The risk of corporate debt is often measured by looking at the spread between its yield and similar ‘risk-free’ government debt. The higher the spread, the greater the risk. However, when government credit comes into question, this spread is no longer suitable as a measure of corporate risk. The spread does, nevertheless, tell a story about relative risk. In Greece, Ireland, and Portugal, a number of sectors have negative corporate spreads, suggesting that firms are either less likely to default than their governments or will have higher recovery rates if they do default. The sector that stands apart as being much riskier than the government is financials. If these governments partially default, the guarantees they have made to the banking system are no longer credible, and the credit losses may be severe. Read more »

Greek Debt Crisis – Apocalypse Later


The difference between Greek and German government bond yields can be used to estimate the market’s view of the likelihood of a Greek default. The chart above shows these probabilities over different time frames on three different dates. On April 30th, no European plan was yet in place to address the ballooning Greek debt, and default was considered a real possibility in the short term. On May 11th, just after the European Stabilization Mechanism (ESM) was announced, markets sharply cut their view on the odds of default across all time horizons. However, the market’s analysis of the ESM has become much more nuanced since then. On September 1st, the market’s view of the probability of default within two years was lower than before the ESM was announced, but higher over longer time frames. Read more »

Beware the “Reverse Conundrum”


Foreign ownership of U.S. assets, particularly Treasury bonds, has increased significantly over the last two decades. Foreigners now own 57% of outstanding U.S. Treasurys, up from 37% in 1997. The chart above shows that this growth has been driven entirely by government purchases, notably China’s. In the two years ending in March 2005, official sector purchases accounted for 60% of new issuance, compared to about 40% historically back to 1960. The increasing significance of government participants, whose motivations are not always profit-driven, may help to explain Alan Greenspan’s famous “conundrum” — the question of why long-term interest rates declined in the face of strong economic conditions and rising short-term rates in late 2004 and early 2005. This disruption to the mechanism through which monetary policy normally affects the broader economy may one day work in reverse if governments choose to reduce their exposure to Treasurys back to 1960s levels. The resulting “reverse conundrum” — rising long-term interest rates in the face of weak economic conditions and falling short rates — would be far more unpleasant than the Greenspan version. Read more »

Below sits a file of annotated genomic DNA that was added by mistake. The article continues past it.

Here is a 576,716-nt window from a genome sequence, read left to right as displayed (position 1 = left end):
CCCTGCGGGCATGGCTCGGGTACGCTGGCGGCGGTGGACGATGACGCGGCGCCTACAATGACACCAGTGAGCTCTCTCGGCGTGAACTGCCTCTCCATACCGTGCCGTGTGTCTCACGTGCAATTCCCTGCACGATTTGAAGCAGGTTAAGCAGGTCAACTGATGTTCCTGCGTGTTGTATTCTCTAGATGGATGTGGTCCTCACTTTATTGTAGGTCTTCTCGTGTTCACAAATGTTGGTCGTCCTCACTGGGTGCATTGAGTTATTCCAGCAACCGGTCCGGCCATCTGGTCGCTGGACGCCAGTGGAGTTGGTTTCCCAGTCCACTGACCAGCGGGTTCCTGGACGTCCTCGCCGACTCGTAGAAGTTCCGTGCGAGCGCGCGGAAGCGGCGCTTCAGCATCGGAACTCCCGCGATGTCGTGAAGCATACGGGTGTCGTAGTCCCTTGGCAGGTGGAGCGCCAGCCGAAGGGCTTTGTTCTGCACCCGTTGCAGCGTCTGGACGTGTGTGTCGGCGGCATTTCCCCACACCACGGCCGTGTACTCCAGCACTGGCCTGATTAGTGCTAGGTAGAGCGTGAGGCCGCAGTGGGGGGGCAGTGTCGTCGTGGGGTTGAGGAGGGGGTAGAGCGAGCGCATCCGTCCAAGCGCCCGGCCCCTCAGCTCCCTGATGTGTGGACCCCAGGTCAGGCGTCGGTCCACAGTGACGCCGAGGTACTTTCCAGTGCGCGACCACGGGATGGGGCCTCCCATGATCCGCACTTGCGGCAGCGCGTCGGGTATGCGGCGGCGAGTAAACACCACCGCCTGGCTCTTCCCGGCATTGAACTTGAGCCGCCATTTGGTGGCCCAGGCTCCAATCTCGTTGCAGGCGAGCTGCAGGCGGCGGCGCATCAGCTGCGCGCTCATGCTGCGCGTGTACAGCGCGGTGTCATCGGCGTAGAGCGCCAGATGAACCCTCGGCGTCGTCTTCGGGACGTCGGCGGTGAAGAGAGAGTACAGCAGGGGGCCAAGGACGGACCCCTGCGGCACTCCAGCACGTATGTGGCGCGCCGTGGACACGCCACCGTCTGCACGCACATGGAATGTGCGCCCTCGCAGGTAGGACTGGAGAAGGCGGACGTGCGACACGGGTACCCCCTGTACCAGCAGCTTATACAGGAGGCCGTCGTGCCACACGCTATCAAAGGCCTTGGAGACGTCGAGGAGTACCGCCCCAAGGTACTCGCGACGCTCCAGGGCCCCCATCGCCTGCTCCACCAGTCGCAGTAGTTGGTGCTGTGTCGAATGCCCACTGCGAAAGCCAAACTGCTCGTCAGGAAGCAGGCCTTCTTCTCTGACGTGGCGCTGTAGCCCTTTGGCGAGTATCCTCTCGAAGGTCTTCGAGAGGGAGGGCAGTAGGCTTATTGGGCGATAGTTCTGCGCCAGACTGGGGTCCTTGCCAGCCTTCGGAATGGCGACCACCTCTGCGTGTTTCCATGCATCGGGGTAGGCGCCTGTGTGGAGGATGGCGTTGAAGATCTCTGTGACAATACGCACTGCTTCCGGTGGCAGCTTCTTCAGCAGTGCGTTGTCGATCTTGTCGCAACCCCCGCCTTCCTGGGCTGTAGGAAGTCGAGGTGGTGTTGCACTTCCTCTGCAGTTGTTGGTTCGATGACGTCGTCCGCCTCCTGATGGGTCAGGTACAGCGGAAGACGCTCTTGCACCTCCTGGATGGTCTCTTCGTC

The Dangers of Debt: Russia and China’s GSE Dumping


In his recently published memoir, former Treasury Secretary Henry Paulson claims that Russian officials approached the Chinese in the summer of 2008 suggesting that both countries sell large amounts of debt issued by U.S. Government-Sponsored Enterprises (GSEs), such as Fannie Mae and Freddie Mac, in order to pressure the United States into explicitly backing these companies. Paulson, who found the report “deeply troubling,” claims that China opted not to collaborate with Russia. Nonetheless, both countries dumped GSE debt that summer, as illustrated in the figure above. Russia sold $170 billion during 2008, while China sold nearly $50 billion between June 2008, when its holdings peaked, and the end of 2008. During this fire sale the yield spread between GSE debt and U.S. Treasury debt soared, as illustrated in the figure below. As GSE debt was widely used as collateral in the U.S. repo market, U.S. financial institutions were obliged to quickly pony up more securities to support their borrowing. This exacerbated the growing credit crunch. The U.S. government was forced to put the GSEs into conservatorship in September 2008. Secretary Paulson was more right than he realized to be concerned. The episode highlighted the clear risks to the United States, and indeed the wider world, of growing American dependence on foreign government lending. Read more »